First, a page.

Darkwater: Voices from Within the Veil
These are the things of which men think who live: of their own selves and the dwelling place of their fathers; of their neighbors; of work and service; of rule and reason and women and children; of Beauty and Death and War.
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Africa America answer asked awful beauty believe beneath blood born brown child civilization colonies colored comes dark dead death democracy door dream earth East Europe eyes face father fear fight force freedom girl greater hands hate head hear heart human hundred ideal ignorant industry intelligent interests king knew labor land less light live looked Louis mass master mighty million mother murder natural Negro never night once persons present problem race rule seemed servants shadow silent simply slavery slowly soul South stepped stood stranger street strong sure things thought thousand tion turned vast voice wage wants wings woman women wonder workers
Page 155 - But hail thou Goddess, sage and holy, Hail divinest Melancholy, Whose saintly visage is too bright To hit the sense of human sight...
Page 192 - And whosoever shall offend one of these little ones that believe in me, it is better for him that a millstone were hanged about his neck, and he were cast into the sea.
Page 161 - ... has been rudely outraged. In the field, in the rude cabin, in the press-room, in the factory she was thrown into the companionship of coarse and ignorant men. No chance was given her for delicate reserve or tender modesty. From her childhood she was the doomed victim of the grossest passion.
Page 16 - Lord! In the pale, still morning we looked upon the deed. We stopped our ears and held our leaping hands, but they — did they not wag their heads and leer and cry with bloody jaws: Cease from Crime! The word was mockery, for thus they train a hundred crimes while we do cure one. Turn again our captivity, O Lord!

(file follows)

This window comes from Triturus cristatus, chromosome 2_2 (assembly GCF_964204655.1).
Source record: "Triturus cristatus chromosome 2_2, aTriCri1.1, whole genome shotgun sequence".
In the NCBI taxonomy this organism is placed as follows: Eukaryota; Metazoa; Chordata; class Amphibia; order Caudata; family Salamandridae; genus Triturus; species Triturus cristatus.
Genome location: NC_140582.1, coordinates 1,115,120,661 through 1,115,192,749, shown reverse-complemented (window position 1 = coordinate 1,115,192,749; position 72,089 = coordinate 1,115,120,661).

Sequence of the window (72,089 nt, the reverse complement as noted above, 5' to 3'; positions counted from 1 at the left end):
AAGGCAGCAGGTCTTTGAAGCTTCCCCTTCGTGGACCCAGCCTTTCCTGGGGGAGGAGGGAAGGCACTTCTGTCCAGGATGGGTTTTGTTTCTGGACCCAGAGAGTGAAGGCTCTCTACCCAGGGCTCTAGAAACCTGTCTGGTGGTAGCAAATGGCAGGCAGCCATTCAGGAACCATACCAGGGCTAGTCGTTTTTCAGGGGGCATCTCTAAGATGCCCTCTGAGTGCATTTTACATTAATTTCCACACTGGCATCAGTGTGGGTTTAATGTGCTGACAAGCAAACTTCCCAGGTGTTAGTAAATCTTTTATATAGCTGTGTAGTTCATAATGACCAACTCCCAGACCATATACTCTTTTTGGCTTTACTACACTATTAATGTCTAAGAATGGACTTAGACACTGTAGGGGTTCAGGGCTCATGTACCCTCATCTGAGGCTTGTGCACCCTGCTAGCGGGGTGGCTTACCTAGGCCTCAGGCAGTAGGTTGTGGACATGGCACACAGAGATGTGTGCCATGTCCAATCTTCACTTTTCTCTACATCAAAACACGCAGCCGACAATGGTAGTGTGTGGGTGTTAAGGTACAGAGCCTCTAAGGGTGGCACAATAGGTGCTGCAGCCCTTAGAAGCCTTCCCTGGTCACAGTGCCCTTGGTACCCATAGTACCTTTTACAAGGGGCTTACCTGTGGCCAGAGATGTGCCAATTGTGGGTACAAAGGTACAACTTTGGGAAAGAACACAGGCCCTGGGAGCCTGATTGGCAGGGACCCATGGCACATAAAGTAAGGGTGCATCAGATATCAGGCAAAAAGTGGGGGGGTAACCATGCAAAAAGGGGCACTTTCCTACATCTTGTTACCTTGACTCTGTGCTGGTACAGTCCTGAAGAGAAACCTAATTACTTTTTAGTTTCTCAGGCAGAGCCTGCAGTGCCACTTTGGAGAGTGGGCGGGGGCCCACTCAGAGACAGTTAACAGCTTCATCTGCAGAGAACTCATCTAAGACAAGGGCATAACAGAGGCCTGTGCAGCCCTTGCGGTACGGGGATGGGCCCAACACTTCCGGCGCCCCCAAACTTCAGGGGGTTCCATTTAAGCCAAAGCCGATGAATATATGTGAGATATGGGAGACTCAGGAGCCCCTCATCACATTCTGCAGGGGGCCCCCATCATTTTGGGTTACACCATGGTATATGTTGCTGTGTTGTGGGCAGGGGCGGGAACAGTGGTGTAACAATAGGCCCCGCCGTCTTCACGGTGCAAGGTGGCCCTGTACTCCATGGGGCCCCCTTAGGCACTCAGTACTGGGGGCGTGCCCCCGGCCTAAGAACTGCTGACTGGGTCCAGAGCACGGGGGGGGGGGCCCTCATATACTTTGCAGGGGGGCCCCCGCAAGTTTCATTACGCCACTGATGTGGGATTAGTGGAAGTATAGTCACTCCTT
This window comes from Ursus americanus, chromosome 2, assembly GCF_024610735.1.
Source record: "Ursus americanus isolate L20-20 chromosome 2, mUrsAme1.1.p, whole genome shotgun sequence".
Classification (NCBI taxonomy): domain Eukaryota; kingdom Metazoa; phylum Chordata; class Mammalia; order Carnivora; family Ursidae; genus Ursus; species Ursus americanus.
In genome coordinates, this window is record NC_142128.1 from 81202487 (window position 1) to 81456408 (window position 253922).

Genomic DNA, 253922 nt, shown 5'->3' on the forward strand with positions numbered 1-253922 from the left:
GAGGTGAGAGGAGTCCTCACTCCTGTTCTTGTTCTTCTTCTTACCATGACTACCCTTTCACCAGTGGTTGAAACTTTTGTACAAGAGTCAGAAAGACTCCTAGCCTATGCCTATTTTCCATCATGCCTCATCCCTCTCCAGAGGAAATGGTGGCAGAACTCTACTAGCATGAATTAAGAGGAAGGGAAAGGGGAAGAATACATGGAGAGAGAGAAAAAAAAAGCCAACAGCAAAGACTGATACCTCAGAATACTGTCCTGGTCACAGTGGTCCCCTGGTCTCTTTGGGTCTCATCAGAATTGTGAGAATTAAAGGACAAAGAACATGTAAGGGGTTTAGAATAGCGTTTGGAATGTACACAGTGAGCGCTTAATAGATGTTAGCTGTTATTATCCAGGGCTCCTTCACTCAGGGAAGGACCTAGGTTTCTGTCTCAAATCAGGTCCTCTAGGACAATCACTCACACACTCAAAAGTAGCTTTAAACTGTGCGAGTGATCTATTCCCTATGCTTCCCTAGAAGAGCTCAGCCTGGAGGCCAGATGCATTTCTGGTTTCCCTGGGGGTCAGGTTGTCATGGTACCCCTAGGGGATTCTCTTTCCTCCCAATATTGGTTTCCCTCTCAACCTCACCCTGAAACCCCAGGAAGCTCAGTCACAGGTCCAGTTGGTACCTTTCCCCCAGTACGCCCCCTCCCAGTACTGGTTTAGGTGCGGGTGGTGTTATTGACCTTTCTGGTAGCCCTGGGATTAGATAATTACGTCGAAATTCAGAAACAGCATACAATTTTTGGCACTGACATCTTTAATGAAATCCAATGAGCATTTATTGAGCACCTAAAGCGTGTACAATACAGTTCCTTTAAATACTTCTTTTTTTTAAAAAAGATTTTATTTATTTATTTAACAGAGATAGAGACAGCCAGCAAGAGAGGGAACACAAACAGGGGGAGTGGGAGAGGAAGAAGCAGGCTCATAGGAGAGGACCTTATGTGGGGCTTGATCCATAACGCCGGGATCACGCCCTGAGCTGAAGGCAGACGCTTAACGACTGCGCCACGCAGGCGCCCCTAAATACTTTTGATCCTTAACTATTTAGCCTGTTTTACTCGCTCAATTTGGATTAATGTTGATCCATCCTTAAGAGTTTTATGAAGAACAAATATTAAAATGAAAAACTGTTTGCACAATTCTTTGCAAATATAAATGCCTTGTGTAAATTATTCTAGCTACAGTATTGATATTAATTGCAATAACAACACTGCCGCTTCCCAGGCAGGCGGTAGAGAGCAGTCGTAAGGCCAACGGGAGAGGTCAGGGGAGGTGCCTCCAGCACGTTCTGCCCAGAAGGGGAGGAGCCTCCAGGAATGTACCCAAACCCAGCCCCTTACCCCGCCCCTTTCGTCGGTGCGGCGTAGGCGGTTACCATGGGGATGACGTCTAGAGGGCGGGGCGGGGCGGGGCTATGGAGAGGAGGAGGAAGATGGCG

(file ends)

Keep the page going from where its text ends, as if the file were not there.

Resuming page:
Page 154 - This is the damnation of women. All womanhood is hampered today because the world on which it is emerging is a world that tries to worship both virgins and mothers and in the end despises motherhood and despoils virgins.
Page 160 - We Southern ladies are complimented with the names of wives, but we are only the mistresses of seraglios." Out of this, what sort of black women could be born into the world of today? There are those who hasten to answer this query in scathing terms and who say lightly and repeatedly that out of black slavery came nothing decent in womanhood; that adultery and uncleanness were their heritage and are their continued portion. Fortunately so exaggerated a charge is humanly impossible of truth. The half-million...
Page 46 - Always Africa is giving us something new or some metempsychosis of a world-old thing. On its black bosom arose one of the earliest, if not the earliest, of self-protecting civilizations, and grew so mightily that it still furnishes superlatives to thinking and speaking men. Out of its darker and more remote forest fastnesses, came, if we may credit many recent scientists, the first welding of iron, and we know that agriculture and trade flourished there when Europe was a wilderness.
Page 15 - O Silent God, Thou whose voice afar in mist and mystery hath left our ears an-hungered in these fearful days — Hear us, good Lord! Listen to us. Thy children: our faces dark with doubt are made a mockery in Thy Sanctuary. With uplifted hands we front Thy Heaven, O God, crying: We beseech Thee to hear us, good Lord! We are not better than our fellows. Lord; we are but weak and human men. When our devils do deviltry, curse Thou the doer and the deed, — curse them as we curse them, do to them all...